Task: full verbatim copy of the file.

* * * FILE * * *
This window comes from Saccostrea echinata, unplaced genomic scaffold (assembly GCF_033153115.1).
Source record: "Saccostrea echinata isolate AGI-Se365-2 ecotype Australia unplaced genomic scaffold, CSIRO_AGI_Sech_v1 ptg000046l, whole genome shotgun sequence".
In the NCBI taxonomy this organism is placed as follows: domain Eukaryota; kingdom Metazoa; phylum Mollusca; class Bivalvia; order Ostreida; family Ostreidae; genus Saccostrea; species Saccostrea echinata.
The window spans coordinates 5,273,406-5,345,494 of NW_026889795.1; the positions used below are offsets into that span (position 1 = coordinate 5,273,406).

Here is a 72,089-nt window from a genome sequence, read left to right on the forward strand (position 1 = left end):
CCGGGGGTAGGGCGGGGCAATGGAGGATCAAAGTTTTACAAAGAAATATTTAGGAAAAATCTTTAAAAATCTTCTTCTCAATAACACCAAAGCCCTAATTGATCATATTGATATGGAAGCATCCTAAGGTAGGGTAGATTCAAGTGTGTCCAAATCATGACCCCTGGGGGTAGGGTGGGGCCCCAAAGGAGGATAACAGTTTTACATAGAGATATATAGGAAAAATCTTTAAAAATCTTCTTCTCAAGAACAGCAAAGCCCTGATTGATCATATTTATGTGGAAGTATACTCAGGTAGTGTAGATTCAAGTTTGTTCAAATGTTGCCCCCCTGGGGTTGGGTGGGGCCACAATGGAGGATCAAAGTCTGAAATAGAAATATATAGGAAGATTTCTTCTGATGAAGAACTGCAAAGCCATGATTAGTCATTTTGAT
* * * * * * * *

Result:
This window comes from Saccostrea echinata, unplaced genomic scaffold (assembly GCF_033153115.1).
Source record: "Saccostrea echinata isolate AGI-Se365-2 ecotype Australia unplaced genomic scaffold, CSIRO_AGI_Sech_v1 ptg000046l, whole genome shotgun sequence".
In the NCBI taxonomy this organism is placed as follows: domain Eukaryota; kingdom Metazoa; phylum Mollusca; class Bivalvia; order Ostreida; family Ostreidae; genus Saccostrea; species Saccostrea echinata.
The window spans coordinates 5,273,406-5,345,494 of NW_026889795.1; the positions used below are offsets into that span (position 1 = coordinate 5,273,406).

Here is a 72,089-nt window from a genome sequence, read left to right on the forward strand (position 1 = left end):
CCGGGGGTAGGGCGGGGCAATGGAGGATCAAAGTTTTACAAAGAAATATTTAGGAAAAATCTTTAAAAATCTTCTTCTCAATAACACCAAAGCCCTAATTGATCATATTGATATGGAAGCATCCTAAGGTAGGGTAGATTCAAGTGTGTCCAAATCATGACCCCTGGGGGTAGGGTGGGGCCCCAAAGGAGGATAACAGTTTTACATAGAGATATATAGGAAAAATCTTTAAAAATCTTCTTCTCAAGAACAGCAAAGCCCTGATTGATCATATTTATGTGGAAGTATACTCAGGTAGTGTAGATTCAAGTTTGTTCAAATGTTGCCCCCCTGGGGTTGGGTGGGGCCACAATGGAGGATCAAAGTCTGAAATAGAAATATATAGGAAGATTTCTTCTGATGAAGAACTGCAAAGCCATGATTAGTCATTTTGAT